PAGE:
Call to end dredging for scallops off east coast

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Scallop dredging
Image caption,
East coast fisherman say they would not damage their own grounds

Dredging for scallops off the East Yorkshire coast should be stopped because it causes environmental damage, a marine conservation biologist says.

Professor Callum Roberts, of the University of York, said scallops were left when "everything else has been over-exploited".

Mr Roberts wants specific areas designated for scalloping.

But Gary Hogdson, of Bridlington and Flamborough Fisherman's Society, said local fishermen were not to blame.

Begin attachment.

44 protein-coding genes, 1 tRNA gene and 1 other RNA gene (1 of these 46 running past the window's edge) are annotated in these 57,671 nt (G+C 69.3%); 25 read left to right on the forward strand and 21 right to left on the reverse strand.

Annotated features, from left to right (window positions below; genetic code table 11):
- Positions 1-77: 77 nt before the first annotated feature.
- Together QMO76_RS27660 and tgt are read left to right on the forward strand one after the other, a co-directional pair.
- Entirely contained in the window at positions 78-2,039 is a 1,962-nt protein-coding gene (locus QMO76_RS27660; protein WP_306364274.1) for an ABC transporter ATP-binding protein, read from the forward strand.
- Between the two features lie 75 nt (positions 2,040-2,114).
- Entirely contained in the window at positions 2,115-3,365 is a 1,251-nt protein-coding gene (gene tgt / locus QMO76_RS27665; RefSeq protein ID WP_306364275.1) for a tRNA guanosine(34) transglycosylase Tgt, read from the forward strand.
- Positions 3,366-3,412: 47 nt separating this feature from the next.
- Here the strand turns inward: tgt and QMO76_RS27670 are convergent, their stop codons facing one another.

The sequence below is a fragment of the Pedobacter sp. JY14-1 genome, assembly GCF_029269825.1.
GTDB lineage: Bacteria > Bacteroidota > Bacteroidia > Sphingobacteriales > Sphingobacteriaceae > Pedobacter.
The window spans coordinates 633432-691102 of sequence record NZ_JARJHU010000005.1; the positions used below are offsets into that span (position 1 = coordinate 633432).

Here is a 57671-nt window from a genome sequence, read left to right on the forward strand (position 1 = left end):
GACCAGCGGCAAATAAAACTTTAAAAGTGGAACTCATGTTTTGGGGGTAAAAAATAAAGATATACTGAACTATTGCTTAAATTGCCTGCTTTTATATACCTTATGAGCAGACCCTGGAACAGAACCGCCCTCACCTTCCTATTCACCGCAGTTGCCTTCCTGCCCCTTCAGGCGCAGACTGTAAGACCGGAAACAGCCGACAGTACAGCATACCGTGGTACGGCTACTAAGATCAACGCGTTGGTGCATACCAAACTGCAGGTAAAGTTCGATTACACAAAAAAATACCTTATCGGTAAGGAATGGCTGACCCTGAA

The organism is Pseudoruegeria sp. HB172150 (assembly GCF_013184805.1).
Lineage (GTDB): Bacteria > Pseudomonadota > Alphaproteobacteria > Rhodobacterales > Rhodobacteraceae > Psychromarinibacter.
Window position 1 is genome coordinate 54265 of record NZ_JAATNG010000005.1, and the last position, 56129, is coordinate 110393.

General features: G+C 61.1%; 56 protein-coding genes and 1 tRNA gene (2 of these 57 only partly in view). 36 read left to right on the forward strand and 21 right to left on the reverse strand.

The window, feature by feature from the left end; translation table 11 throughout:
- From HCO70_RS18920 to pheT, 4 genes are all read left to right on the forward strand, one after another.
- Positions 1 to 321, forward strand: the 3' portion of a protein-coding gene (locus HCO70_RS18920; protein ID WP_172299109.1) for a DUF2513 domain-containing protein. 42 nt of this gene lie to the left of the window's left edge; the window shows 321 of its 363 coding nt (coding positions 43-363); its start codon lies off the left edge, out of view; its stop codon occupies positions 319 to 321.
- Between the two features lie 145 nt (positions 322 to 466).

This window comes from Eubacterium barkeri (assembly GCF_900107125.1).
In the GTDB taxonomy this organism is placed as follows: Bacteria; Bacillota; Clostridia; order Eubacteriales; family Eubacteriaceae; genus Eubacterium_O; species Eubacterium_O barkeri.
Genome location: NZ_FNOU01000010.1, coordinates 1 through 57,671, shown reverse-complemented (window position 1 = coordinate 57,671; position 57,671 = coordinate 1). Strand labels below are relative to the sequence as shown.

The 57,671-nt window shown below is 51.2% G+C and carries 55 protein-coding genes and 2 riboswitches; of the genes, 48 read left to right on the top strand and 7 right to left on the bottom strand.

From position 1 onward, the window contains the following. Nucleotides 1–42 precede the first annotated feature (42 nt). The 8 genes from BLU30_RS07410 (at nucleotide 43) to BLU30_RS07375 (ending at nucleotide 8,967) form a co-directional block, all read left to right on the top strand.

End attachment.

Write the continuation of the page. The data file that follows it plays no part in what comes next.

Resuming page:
Mr Roberts has argued that the European Commission should formulate regulations about how the industry harvests the scallops.

He said: "Scallop dredging as it is done at the moment is unacceptable.

"Essentially scallopers can go pretty much wherever they want, with few restrictions on where they can fish.

"So the destruction they can wreak on the seabed is almost unlimited.

"What the European Commission needs to do is establish areas that are alright for scallop dredging and keep the scallop dredgers out of the rest of the sea bed."

But Gary Mr Hodgson said it was not local small-scale fishermen who were responsible for the damage, adding: "To some it's a way of life and they wouldn't damage their own grounds but there are industrial-sized operations that do cause damage.

"I do think there's a place in the (fishing) industry for scallop dredging."

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